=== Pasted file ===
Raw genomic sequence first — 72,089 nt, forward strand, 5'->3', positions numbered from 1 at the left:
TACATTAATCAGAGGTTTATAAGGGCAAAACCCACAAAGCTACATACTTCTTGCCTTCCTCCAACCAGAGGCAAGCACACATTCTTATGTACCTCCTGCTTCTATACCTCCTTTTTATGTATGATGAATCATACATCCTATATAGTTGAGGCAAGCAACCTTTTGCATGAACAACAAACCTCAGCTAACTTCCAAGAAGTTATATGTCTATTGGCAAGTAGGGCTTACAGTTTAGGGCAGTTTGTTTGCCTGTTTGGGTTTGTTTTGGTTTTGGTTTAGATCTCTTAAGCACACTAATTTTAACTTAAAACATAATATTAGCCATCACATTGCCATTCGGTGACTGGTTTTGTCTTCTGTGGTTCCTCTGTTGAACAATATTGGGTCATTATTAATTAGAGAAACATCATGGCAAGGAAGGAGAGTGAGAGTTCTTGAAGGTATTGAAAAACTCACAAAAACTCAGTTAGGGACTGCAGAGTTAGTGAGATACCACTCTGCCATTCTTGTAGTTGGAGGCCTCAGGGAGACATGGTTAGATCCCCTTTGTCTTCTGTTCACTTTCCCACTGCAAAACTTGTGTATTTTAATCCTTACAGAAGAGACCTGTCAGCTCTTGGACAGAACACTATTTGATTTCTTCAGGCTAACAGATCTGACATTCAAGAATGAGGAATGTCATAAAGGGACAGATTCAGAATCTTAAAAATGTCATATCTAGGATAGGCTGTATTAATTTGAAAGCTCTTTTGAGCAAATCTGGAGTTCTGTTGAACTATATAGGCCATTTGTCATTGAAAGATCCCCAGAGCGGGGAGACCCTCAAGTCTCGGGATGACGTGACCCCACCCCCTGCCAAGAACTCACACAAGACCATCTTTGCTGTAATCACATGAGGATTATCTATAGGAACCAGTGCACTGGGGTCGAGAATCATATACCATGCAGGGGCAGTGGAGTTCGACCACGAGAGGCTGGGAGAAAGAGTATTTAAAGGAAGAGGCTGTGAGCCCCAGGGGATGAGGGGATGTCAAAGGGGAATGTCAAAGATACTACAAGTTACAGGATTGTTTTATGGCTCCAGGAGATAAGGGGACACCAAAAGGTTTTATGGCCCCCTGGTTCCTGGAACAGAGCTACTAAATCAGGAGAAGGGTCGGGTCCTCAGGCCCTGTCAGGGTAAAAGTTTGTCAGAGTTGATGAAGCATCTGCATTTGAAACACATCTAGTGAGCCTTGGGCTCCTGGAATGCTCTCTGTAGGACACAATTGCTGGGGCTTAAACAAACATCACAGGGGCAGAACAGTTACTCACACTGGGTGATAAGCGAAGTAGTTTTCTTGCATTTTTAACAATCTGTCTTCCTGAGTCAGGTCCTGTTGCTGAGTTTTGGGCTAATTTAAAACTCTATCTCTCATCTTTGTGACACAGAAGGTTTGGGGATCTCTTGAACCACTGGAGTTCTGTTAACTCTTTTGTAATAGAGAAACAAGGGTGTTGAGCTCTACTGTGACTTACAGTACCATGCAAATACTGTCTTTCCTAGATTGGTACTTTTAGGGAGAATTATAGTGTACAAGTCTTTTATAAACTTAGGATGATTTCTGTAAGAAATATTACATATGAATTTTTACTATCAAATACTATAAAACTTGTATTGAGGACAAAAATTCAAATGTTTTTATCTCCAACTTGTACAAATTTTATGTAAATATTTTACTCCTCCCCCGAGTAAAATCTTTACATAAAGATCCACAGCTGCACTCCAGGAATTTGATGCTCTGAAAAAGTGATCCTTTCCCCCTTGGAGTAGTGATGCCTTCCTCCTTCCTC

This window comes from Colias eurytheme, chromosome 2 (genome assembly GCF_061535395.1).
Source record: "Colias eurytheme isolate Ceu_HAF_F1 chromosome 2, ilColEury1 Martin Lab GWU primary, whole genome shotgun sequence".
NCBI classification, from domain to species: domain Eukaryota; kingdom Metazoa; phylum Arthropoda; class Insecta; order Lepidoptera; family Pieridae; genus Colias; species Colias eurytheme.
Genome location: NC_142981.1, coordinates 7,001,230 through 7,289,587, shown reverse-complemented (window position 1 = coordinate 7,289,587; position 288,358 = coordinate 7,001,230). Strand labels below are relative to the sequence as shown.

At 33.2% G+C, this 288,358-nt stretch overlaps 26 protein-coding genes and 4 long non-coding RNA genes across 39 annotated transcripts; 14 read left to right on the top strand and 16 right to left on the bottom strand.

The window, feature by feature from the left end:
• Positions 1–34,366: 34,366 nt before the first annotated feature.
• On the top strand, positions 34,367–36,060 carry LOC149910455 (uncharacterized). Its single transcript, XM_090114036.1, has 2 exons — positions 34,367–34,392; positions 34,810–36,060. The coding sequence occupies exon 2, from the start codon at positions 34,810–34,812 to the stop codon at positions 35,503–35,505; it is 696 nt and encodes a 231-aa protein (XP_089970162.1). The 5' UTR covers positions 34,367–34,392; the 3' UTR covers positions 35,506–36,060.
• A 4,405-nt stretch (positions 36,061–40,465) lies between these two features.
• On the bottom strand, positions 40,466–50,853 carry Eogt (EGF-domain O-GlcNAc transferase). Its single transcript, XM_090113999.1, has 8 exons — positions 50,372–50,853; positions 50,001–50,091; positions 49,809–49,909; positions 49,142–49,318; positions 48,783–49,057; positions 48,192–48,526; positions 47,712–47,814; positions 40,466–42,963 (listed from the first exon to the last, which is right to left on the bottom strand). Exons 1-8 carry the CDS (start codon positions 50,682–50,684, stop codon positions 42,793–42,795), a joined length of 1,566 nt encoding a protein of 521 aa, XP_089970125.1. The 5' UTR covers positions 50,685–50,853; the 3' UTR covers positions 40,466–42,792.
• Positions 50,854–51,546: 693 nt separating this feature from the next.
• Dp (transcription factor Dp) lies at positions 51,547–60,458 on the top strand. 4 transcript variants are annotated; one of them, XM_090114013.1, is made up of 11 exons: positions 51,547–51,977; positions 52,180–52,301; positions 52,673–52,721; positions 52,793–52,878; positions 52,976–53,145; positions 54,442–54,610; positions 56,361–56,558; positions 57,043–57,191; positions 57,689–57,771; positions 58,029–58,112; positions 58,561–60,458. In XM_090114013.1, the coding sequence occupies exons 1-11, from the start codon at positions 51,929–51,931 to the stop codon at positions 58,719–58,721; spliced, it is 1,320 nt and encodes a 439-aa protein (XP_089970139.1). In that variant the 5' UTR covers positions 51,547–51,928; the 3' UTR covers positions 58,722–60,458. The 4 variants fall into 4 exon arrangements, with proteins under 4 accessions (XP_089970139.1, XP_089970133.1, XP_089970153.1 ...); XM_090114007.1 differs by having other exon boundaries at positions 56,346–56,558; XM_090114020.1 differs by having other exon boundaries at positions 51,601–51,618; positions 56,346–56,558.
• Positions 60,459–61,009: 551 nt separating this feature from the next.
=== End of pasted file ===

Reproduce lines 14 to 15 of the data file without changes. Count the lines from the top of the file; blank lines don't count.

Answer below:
• Dp (transcription factor Dp) lies at positions 51,547–60,458 on the top strand. 4 transcript variants are annotated; one of them, XM_090114013.1, is made up of 11 exons: positions 51,547–51,977; positions 52,180–52,301; positions 52,673–52,721; positions 52,793–52,878; positions 52,976–53,145; positions 54,442–54,610; positions 56,361–56,558; positions 57,043–57,191; positions 57,689–57,771; positions 58,029–58,112; positions 58,561–60,458. In XM_090114013.1, the coding sequence occupies exons 1-11, from the start codon at positions 51,929–51,931 to the stop codon at positions 58,719–58,721; spliced, it is 1,320 nt and encodes a 439-aa protein (XP_089970139.1). In that variant the 5' UTR covers positions 51,547–51,928; the 3' UTR covers positions 58,722–60,458. The 4 variants fall into 4 exon arrangements, with proteins under 4 accessions (XP_089970139.1, XP_089970133.1, XP_089970153.1 ...); XM_090114007.1 differs by having other exon boundaries at positions 56,346–56,558; XM_090114020.1 differs by having other exon boundaries at positions 51,601–51,618; positions 56,346–56,558.
• Positions 60,459–61,009: 551 nt separating this feature from the next.